Moving from place to place created entries in Quaker minutes which can help you find your ancestors. Learn how to use this great resource in a few easy steps.
When a family or individual wished to move to a locality that was within the boundaries of another meeting, regardless of the distance, they were required by the Book of Discipline to request and receive a “certificate of removal” in order to transfer their membership. This could be considered a letter of reference from the original meeting. The normal procedure involved a review by a few members of the Committee of Overseers, who were appointed to determine if there were any unmet financial obligations or other serious issues. After the review, a certificate was prepared, indicating that the individuals or families were members in good standing and no “obstruction” was found. The purpose of this document was to assure the new meeting that the persons arriving were of sound stature and had fulfilled their obligations. If an obstruction was found, the certificate was withheld until the obstruction was cleared up.
When you consider the circumstances of traveling over long distances and sometimes even oceans, with no means of knowing whether or not the arriving people were trustworthy, it is not difficult to understand the need of such a document. With this letter or certificate, the new individual or family was welcomed to the meeting.
The certificate was for the adults and their minor children and usually listed them by name. The older children were listed on their own certificates, though there was no hard rule about it. In some instances, as in the case of mass migration, several families were included on one certificate.
Details from the certificate were written into the minutes of the former meeting, and when the certificate holders reached their destination, the details were written into the minutes of the new meeting. One can often track Quaker families through their migrations using their certificates of removal. Sometimes it’s fun trying to gauge how long it took them to travel to their new homes by tracking the time, starting with the month a certificate was read into the former meeting minutes and ending with the month a certificate was read into the new meeting minutes.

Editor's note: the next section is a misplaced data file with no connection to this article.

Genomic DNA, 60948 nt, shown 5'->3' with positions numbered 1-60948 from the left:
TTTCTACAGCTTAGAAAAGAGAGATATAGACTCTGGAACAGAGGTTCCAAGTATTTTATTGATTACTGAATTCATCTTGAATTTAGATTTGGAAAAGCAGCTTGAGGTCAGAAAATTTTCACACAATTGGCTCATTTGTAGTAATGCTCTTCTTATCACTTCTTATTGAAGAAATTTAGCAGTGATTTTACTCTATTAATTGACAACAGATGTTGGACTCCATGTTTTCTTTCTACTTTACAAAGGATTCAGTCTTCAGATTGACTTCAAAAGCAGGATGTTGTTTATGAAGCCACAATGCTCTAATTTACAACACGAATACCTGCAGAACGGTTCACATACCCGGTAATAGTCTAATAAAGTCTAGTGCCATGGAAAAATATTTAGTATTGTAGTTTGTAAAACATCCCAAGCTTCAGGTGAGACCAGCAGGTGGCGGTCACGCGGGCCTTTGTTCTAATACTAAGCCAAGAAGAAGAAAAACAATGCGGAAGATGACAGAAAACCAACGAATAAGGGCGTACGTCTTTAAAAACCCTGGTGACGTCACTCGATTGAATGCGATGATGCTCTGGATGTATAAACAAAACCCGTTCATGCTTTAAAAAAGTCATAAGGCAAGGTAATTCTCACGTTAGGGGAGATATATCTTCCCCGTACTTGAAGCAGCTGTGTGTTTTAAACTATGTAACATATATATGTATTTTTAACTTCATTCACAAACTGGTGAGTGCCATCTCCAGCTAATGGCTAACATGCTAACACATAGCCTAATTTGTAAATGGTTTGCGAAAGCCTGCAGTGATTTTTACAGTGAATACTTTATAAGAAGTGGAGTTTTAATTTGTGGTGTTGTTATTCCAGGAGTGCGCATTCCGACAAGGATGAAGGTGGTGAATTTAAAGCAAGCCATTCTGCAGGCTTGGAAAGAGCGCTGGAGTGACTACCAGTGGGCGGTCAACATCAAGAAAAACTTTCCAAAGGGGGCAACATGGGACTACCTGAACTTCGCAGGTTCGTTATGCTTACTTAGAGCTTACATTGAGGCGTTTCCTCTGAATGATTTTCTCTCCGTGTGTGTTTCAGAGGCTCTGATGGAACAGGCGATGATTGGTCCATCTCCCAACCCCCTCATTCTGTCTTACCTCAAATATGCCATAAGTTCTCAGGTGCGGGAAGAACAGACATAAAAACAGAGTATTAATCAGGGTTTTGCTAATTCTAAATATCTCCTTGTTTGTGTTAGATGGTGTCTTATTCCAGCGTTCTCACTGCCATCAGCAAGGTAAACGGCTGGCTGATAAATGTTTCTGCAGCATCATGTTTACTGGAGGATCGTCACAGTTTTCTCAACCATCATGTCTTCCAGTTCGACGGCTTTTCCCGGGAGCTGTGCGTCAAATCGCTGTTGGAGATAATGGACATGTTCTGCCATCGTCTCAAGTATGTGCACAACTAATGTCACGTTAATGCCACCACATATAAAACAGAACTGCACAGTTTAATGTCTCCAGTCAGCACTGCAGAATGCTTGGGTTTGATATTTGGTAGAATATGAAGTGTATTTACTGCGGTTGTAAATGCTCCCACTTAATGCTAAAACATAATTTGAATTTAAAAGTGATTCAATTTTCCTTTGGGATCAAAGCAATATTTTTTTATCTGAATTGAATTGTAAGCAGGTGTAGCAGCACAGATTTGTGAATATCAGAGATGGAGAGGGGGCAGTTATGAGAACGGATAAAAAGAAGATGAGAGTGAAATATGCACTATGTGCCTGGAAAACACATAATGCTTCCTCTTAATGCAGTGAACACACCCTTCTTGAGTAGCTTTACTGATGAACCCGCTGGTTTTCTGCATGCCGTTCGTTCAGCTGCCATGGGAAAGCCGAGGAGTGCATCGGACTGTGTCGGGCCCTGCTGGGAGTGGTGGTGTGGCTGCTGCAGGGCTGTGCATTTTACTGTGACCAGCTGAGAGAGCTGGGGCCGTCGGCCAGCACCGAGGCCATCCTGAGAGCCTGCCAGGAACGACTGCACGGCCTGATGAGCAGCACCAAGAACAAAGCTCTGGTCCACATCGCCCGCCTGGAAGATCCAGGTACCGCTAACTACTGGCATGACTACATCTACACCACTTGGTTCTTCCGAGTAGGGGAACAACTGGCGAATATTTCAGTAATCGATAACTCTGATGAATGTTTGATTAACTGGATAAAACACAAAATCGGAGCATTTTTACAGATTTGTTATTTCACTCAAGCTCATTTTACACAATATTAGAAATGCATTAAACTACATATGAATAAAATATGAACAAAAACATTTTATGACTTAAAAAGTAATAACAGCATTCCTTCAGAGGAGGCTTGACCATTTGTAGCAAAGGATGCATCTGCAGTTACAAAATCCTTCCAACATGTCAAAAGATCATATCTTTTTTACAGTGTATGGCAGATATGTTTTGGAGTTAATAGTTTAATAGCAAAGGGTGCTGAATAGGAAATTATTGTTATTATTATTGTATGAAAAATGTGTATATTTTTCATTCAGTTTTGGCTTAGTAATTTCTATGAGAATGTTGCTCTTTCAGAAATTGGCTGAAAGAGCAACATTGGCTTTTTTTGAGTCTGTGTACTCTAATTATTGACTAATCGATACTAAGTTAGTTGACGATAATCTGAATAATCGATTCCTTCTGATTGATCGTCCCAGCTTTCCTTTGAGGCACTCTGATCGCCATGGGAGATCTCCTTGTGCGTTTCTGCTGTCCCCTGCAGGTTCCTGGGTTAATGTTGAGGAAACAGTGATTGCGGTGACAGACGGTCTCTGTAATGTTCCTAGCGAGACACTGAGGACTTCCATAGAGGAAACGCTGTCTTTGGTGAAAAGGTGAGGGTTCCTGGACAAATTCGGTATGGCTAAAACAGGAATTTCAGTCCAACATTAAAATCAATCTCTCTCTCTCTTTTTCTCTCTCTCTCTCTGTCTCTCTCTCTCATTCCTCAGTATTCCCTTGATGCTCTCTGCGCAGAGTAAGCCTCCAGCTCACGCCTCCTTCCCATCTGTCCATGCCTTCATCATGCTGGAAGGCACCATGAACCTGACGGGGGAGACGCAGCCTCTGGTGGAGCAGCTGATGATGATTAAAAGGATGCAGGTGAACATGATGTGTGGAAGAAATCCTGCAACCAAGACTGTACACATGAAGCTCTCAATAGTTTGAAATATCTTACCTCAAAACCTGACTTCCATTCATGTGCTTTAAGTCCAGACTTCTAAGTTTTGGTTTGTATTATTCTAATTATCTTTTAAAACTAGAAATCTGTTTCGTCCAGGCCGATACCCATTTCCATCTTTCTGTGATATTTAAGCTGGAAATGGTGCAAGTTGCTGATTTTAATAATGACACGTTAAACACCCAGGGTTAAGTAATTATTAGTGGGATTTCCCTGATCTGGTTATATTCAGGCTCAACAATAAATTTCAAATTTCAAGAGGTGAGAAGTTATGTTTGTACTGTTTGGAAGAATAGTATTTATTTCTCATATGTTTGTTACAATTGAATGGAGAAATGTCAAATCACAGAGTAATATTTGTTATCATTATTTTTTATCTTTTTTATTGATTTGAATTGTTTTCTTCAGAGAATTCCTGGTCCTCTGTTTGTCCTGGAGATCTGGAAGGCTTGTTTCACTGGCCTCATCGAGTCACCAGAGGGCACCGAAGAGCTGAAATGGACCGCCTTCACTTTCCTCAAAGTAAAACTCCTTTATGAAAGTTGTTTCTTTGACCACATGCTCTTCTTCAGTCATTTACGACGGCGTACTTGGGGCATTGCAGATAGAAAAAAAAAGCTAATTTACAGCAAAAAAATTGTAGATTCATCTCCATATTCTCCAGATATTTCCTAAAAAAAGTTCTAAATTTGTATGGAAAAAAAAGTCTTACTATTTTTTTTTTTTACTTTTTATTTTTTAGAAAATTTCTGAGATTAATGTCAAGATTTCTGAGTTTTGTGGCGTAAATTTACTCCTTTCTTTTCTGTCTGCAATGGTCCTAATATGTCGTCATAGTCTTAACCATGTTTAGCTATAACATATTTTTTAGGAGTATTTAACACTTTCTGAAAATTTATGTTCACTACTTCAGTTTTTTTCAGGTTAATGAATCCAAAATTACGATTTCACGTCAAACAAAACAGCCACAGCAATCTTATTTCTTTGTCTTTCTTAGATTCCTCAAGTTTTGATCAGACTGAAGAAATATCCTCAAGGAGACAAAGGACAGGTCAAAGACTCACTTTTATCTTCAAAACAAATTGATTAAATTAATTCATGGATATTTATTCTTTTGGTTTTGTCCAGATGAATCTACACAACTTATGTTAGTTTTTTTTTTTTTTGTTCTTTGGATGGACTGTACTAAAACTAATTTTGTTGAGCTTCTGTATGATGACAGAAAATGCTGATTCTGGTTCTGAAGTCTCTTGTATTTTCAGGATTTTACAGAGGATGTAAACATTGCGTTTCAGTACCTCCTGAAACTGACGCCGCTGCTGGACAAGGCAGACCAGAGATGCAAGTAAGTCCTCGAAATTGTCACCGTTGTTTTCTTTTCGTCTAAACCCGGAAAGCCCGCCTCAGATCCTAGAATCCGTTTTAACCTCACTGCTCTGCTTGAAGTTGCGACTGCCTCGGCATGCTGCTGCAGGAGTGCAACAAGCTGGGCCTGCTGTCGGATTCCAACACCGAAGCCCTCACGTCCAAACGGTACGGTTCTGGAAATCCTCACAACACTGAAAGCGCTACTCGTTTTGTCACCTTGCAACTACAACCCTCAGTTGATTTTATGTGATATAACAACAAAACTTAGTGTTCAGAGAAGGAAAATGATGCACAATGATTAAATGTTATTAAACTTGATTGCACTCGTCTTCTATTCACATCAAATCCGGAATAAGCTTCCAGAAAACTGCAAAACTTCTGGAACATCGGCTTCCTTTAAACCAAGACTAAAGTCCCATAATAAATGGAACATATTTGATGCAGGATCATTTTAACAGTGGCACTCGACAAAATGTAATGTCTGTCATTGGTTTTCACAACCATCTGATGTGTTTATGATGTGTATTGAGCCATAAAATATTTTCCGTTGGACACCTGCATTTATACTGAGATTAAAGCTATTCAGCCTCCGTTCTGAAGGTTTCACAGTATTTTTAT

On occasion, you may find a record of a certificate granted in the former meeting’s minutes and then not find a record of it in the minutes of the intended meeting. There could have been several reasons for this: perhaps the certificate was lost; perhaps the travelers changed their plans; or, perhaps their plans were changed for them, through loss of life or finances, while traveling to their new location. In that case, research collateral lines to determine where other family members lived and look in the minutes of the Quaker meeting closest to that area. They may have moved closer to family or, if there were no Quaker meetings in the area, they may have joined another church.
Removal registers, separate books that traced the removal requests and approvals, were kept by many meetings. In other meetings, the requests and approvals are found only in the minutes. Use the Browse function on Ancestry.com in the U.S., Quaker Meeting Records, 1681–1994, or the England and Wales, Quaker Birth, Marriage, and Death Registers, 1578–1837 to locate the meeting where your ancestor lived and to view a list of the records for that meeting appearing on Ancestry.com. If there is no book entitled “Certificates of Removal” as in the example here, then check the meeting minutes directly for entries about certificates being requested and granted.
To learn more about certificates, order my new book: Thee & Me: A Beginner’s Guide to Early Quaker Records. Available on Amazon.com. Purchase as an eBook or in printed format. The printed book has dozens of illustrations and images, including a bonus chapter with a case study demonstrating step-by-step how to perform a successful search using the Quaker Collections on Ancestry.com.
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